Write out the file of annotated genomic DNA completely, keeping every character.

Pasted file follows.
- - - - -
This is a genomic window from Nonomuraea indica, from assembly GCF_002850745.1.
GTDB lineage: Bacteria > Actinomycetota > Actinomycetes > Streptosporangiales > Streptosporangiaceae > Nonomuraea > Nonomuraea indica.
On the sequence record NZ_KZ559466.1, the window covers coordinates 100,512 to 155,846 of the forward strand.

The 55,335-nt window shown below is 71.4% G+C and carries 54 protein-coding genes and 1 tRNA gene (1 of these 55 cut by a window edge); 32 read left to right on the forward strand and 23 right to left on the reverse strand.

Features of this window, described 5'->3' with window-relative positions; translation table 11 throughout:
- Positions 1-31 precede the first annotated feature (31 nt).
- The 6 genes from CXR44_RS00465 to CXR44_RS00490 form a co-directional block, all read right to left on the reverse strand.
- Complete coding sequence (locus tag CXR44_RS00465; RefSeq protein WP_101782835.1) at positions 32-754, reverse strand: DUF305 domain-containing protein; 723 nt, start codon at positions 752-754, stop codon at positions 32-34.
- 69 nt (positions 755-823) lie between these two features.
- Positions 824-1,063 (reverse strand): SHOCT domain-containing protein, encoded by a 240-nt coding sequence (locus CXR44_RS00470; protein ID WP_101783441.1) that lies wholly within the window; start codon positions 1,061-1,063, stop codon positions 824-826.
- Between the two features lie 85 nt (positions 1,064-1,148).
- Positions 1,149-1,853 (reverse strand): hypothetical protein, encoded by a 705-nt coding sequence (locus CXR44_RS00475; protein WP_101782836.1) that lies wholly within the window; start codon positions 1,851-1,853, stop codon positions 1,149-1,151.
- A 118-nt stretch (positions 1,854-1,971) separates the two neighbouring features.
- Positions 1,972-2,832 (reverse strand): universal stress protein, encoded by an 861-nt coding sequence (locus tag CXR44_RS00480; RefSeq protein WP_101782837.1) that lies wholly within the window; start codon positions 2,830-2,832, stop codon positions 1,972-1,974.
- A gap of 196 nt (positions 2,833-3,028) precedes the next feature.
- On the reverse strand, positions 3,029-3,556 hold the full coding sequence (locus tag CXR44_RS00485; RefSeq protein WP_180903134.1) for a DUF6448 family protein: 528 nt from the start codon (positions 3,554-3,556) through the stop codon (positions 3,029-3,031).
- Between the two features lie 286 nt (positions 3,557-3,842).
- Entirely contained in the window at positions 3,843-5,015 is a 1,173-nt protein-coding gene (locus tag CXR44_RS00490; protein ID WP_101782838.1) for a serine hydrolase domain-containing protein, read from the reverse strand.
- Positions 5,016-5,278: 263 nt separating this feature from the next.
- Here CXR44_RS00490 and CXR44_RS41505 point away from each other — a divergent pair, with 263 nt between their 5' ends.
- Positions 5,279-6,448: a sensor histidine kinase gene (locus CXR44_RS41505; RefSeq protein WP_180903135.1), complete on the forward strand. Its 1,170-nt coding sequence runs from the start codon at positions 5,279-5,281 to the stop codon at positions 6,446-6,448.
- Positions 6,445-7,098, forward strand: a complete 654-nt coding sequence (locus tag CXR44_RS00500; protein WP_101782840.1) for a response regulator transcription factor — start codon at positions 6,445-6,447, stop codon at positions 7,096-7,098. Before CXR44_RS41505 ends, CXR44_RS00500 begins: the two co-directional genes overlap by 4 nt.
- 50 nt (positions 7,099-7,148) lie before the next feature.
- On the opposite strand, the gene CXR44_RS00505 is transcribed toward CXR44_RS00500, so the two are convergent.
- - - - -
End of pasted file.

This is a genomic window from Nonomuraea indica, from assembly GCF_002850745.1.
GTDB lineage: Bacteria > Actinomycetota > Actinomycetes > Streptosporangiales > Streptosporangiaceae > Nonomuraea > Nonomuraea indica.
On the sequence record NZ_KZ559466.1, the window covers coordinates 100,512 to 155,846 of the forward strand.

The 55,335-nt window shown below is 71.4% G+C and carries 54 protein-coding genes and 1 tRNA gene (1 of these 55 cut by a window edge); 32 read left to right on the forward strand and 23 right to left on the reverse strand.

Features of this window, described 5'->3' with window-relative positions; translation table 11 throughout:
- Positions 1-31 precede the first annotated feature (31 nt).
- The 6 genes from CXR44_RS00465 to CXR44_RS00490 form a co-directional block, all read right to left on the reverse strand.
- Complete coding sequence (locus tag CXR44_RS00465; RefSeq protein WP_101782835.1) at positions 32-754, reverse strand: DUF305 domain-containing protein; 723 nt, start codon at positions 752-754, stop codon at positions 32-34.
- 69 nt (positions 755-823) lie between these two features.
- Positions 824-1,063 (reverse strand): SHOCT domain-containing protein, encoded by a 240-nt coding sequence (locus CXR44_RS00470; protein ID WP_101783441.1) that lies wholly within the window; start codon positions 1,061-1,063, stop codon positions 824-826.
- Between the two features lie 85 nt (positions 1,064-1,148).
- Positions 1,149-1,853 (reverse strand): hypothetical protein, encoded by a 705-nt coding sequence (locus CXR44_RS00475; protein WP_101782836.1) that lies wholly within the window; start codon positions 1,851-1,853, stop codon positions 1,149-1,151.
- A 118-nt stretch (positions 1,854-1,971) separates the two neighbouring features.
- Positions 1,972-2,832 (reverse strand): universal stress protein, encoded by an 861-nt coding sequence (locus tag CXR44_RS00480; RefSeq protein WP_101782837.1) that lies wholly within the window; start codon positions 2,830-2,832, stop codon positions 1,972-1,974.
- A gap of 196 nt (positions 2,833-3,028) precedes the next feature.
- On the reverse strand, positions 3,029-3,556 hold the full coding sequence (locus tag CXR44_RS00485; RefSeq protein WP_180903134.1) for a DUF6448 family protein: 528 nt from the start codon (positions 3,554-3,556) through the stop codon (positions 3,029-3,031).
- Between the two features lie 286 nt (positions 3,557-3,842).
- Entirely contained in the window at positions 3,843-5,015 is a 1,173-nt protein-coding gene (locus tag CXR44_RS00490; protein ID WP_101782838.1) for a serine hydrolase domain-containing protein, read from the reverse strand.
- Positions 5,016-5,278: 263 nt separating this feature from the next.
- Here CXR44_RS00490 and CXR44_RS41505 point away from each other — a divergent pair, with 263 nt between their 5' ends.
- Positions 5,279-6,448: a sensor histidine kinase gene (locus CXR44_RS41505; RefSeq protein WP_180903135.1), complete on the forward strand. Its 1,170-nt coding sequence runs from the start codon at positions 5,279-5,281 to the stop codon at positions 6,446-6,448.
- Positions 6,445-7,098, forward strand: a complete 654-nt coding sequence (locus tag CXR44_RS00500; protein WP_101782840.1) for a response regulator transcription factor — start codon at positions 6,445-6,447, stop codon at positions 7,096-7,098. Before CXR44_RS41505 ends, CXR44_RS00500 begins: the two co-directional genes overlap by 4 nt.
- 50 nt (positions 7,099-7,148) lie before the next feature.
- On the opposite strand, the gene CXR44_RS00505 is transcribed toward CXR44_RS00500, so the two are convergent.